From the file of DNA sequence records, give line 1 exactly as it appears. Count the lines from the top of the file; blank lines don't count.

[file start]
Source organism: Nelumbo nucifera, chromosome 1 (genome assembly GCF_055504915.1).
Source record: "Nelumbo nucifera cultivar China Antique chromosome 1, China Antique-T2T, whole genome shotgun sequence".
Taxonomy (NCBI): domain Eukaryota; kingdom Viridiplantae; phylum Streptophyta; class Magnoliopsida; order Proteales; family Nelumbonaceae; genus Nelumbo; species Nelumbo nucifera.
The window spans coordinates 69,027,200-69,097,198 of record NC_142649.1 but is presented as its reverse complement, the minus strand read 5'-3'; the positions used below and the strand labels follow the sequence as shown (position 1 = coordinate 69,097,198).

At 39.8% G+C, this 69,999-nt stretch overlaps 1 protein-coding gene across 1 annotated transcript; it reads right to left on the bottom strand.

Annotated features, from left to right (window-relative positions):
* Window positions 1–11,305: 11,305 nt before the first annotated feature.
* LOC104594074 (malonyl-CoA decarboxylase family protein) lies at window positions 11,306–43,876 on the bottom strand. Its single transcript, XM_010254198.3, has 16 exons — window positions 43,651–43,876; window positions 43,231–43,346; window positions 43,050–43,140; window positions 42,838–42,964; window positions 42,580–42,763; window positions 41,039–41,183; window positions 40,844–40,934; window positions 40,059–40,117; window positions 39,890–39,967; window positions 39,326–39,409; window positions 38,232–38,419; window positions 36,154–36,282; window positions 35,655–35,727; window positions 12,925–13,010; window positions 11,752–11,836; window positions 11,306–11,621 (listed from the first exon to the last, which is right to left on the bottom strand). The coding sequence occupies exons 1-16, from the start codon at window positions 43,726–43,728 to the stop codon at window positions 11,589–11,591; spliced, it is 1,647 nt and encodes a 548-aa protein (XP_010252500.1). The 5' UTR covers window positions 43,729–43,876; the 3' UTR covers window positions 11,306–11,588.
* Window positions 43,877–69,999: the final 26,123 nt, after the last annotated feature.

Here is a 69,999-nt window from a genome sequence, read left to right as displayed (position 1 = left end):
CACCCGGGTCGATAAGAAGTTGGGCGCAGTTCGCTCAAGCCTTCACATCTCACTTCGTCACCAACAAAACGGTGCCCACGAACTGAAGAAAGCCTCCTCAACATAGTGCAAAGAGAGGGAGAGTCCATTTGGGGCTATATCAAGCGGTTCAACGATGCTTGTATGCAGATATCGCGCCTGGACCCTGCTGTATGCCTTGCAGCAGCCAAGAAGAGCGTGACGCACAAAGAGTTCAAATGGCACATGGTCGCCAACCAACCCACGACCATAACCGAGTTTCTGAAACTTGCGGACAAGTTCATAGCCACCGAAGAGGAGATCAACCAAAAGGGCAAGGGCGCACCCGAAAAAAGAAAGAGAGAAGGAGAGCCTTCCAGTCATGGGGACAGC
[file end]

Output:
Source organism: Nelumbo nucifera, chromosome 1 (genome assembly GCF_055504915.1).